Friday, August 19, 2022

Shlomo Markowitz was no delicate “snowflake.” He didn’t get insulted easily, and he definitely didn’t mind when people made insensitive jokes. Shlomo was tough, and he never let sensitive “wimps” tell him how to speak. In fact, Shlomo wasn’t just a non-wimp, he was a hero! When teachers asked students not to bring up certain topics that upset people or caused arguments, Shlomo would fight back. “Freedom of speech! First Amendment!” But was Shlomo rewarded for his heroism? Nope. Instead, Shlomo got to practice his freedom of speech in the principal’s office.

At lunch one afternoon, Shlomo and his “bros” (that’s what he called his friend) were talking about movies. “Dude,” said Shlomo, “my favorite has to be ‘Deadly War Kings.’ The explosions are so sick and the guns are so cool.” (Plot twist: Shlomo never saw the movie; his parents didn’t think it was appropriate for a 12-year-old. But how would his “bros” know the difference?).

Shlomo’s friend Judah then chimed in. “My parents made me take my little brother to see ‘Teeny Tiny Puppy Poodles’ on Sunday. It actually wasn’t so bad.” This was too much for Shlomo to handle. “Not too bad! That’s a baby movie. I can’t believe you like a baby movie!” Everyone in the group started to laugh, except Judah, who was obviously insulted. However, the bell rang, ending lunch, and the boys started gathering up their things to get ready for sixth period.

Later that evening, Shlomo’s mother received a phone call from Judah’s mother. Judah was really insulted by Shlomo’s comment that day, and really didn’t know what to do. Shlomo was a good friend of Judah’s and Judah didn’t understand why Shlomo was so mean to him. “Shlomo, honey” said his mother at dinner, “you have got to be more careful how you talk to other people, especially Judah. You can’t call his ideas ‘dumb,’ his taste in movies ‘for babies,’ and his favorite football team ‘a bunch of losers,’ and expect him to be your friend.” Unfortunately, Shlomo didn’t understand. “But Mom! Judah’s idea to sell plastic sporks to raise money for the yearbook WAS dumb—even he admitted it. ‘Teeny Tiny Puppy Poodles’ literally IS a movie for babies, and the Jets have lost almost every game for the past 10 years. They literally ARE a bunch of losers.”

Shlomo’s father wasn’t helpful either. “C’mon dear,” he said to his wife. “It’s not Shlomo’s fault that Judah is so sensitive. They’re in middle school! Boys will be boys. Tell Judah’s mom he’s gotta toughen up.” These comments did not make Mrs. Markowitz particularly happy, but she kept her cool and turned back to her son. “Your father might think it’s OK to be an insensitive bully, but it’s not. Be better.” And with that, she stood up and walked out of the room. Shlomo and his father looked at each other, shrugged their shoulders and went back to eating.

That evening, Shlomo and his father went to daven Maariv, but arrived a few minutes early. They grabbed siddurim, walked into the main shul and went to their regular seats. As they sat down, a group of men was engaged in what sounded like a Torah discussion. Shlomo’s father leaned forward to listen in. “... didn’t care about upsetting them. He wasn’t very sensitive to their soft spots.” Shlomo’s dad smiled and decided to join in. “Exactly! Too many people care about upsetting others, but we can’t care so much!”

One of the men turned to face Shlomo’s father. “Actually, we were just saying how the opposite lesson can be learned from Yosef and his brothers—the importance of being more sensitive towards others.” Once again, Shlomo’s father was not convinced. “That’s ridiculous. The Torah doesn’t say anything like that. Who would come up with such a silly idea?” Well, that comment got everyone quiet. Mr. Markowitz started to smile proudly, but he then noticed the uncomfortable looks on the mens’ faces. Suddenly, a familiar voice began to speak. “Actually, it was my idea. Would you like to hear more?”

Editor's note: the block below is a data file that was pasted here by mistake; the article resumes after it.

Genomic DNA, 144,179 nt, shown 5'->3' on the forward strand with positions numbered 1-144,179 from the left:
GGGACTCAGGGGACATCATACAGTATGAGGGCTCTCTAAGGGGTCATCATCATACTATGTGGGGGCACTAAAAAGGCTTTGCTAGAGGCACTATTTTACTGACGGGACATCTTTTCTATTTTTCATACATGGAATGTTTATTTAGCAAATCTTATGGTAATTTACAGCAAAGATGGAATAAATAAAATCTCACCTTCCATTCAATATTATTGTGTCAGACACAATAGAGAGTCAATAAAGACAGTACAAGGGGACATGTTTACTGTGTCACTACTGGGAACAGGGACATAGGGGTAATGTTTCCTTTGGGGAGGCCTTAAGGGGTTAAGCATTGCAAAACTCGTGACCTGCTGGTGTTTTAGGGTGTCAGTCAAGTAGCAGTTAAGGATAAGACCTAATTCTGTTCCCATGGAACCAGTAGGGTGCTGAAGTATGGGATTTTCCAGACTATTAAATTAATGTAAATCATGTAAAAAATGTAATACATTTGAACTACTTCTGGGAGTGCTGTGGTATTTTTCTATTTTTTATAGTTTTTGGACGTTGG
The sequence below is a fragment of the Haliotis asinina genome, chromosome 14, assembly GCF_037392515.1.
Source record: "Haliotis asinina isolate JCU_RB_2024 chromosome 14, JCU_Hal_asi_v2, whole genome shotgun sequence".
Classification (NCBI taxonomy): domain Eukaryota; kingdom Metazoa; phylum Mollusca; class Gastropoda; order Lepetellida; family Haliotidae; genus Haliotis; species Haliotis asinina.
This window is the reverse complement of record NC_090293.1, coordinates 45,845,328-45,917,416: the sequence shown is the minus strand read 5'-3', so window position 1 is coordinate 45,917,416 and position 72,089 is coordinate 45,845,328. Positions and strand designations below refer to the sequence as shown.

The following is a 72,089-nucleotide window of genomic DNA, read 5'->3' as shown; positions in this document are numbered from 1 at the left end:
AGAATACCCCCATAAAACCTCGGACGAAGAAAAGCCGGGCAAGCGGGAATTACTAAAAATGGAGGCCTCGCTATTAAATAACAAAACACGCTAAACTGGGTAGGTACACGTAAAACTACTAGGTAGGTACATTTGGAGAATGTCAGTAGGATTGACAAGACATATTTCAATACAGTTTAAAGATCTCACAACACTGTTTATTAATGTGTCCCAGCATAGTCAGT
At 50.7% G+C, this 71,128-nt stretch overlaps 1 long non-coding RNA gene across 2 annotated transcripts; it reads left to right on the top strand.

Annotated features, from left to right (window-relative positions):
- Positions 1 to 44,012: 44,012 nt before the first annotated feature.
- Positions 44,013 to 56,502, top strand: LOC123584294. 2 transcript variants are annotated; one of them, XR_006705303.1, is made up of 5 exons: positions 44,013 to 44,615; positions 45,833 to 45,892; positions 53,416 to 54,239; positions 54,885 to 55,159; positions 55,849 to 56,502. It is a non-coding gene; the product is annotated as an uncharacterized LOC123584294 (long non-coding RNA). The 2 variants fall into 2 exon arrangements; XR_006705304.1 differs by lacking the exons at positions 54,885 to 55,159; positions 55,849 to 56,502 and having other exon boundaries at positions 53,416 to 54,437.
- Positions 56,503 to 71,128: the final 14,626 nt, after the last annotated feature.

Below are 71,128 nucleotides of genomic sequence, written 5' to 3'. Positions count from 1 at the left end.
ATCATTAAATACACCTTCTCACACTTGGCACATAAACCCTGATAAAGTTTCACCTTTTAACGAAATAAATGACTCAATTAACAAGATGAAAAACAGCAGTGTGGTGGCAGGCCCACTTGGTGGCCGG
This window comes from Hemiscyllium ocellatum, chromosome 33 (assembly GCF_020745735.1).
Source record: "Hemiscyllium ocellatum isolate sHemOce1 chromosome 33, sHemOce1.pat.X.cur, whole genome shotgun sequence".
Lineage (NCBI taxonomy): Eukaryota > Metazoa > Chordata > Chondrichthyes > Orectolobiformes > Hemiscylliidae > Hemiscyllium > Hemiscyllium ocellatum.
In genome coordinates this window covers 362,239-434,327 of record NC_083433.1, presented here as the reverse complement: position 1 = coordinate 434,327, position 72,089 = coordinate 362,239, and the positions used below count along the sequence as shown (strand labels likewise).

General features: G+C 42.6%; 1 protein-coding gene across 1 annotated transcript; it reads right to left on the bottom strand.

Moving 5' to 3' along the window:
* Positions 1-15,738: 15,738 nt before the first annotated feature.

Mr. Markowitz’s face lost all color. “Rabbi Kornfeld. I’m so sorry. I didn’t mean to insult you. I just, I just, I’m just so tired of people saying how others should speak. It’s like we are so afraid of upsetting people.” Rabbi Kornfeld smiled. “And what is so bad about that?” Shlomo’s father paused to think for a moment. “Nothing, of course. Just some crazies have gone so overboard with it that I feel like it’s too risky to speak at all!” Again, Rabbi Kornfeld smiled. “Nu. Why let those people affect the way you speak? If they are just ‘crazies,’ as you say, why should you care?” Mr. Markowitz took another pause. “I guess you are right. Seems like those people have made me a bit...” Rabbi Kornfeld winked. “Sensitive?” Josef’s father smiled sheepishly. “I guess so.”

In this week’s parsha, we read about the pain and suffering that was caused by Yosef’s brothers selling him. What is at the root of all this pain? In last week’s parsha, before Yosef even tells his brothers the first dream, the pasuk says that his brothers hated him for his dreams, in plural. Why? Well, Yosef was already his father’s favorite, and Yaakov was famous for his dream with the ladder. So by just bringing up dreams—even without describing a specific one—Yosef was implying to his brothers, “not only does Dad love me more, but my dreams matter, just like his.”

Even if this isn’t what Yosef meant, he should have known his brothers would be sensitive to any Yaakov-related comments. In turn, Yosef’s brothers, caught up in their anger, didn’t think about how selling Yosef would destroy Yaakov. Let us learn from the decisions made by Yosef and his brothers, and try our best to be a little more careful not to hurt the feelings of those around us (even if people are being a little “sensitive”).

Yair Daar is the middle school dean of students at Yeshivat He’Atid. He can be reached at [email protected]

By Yair Daar


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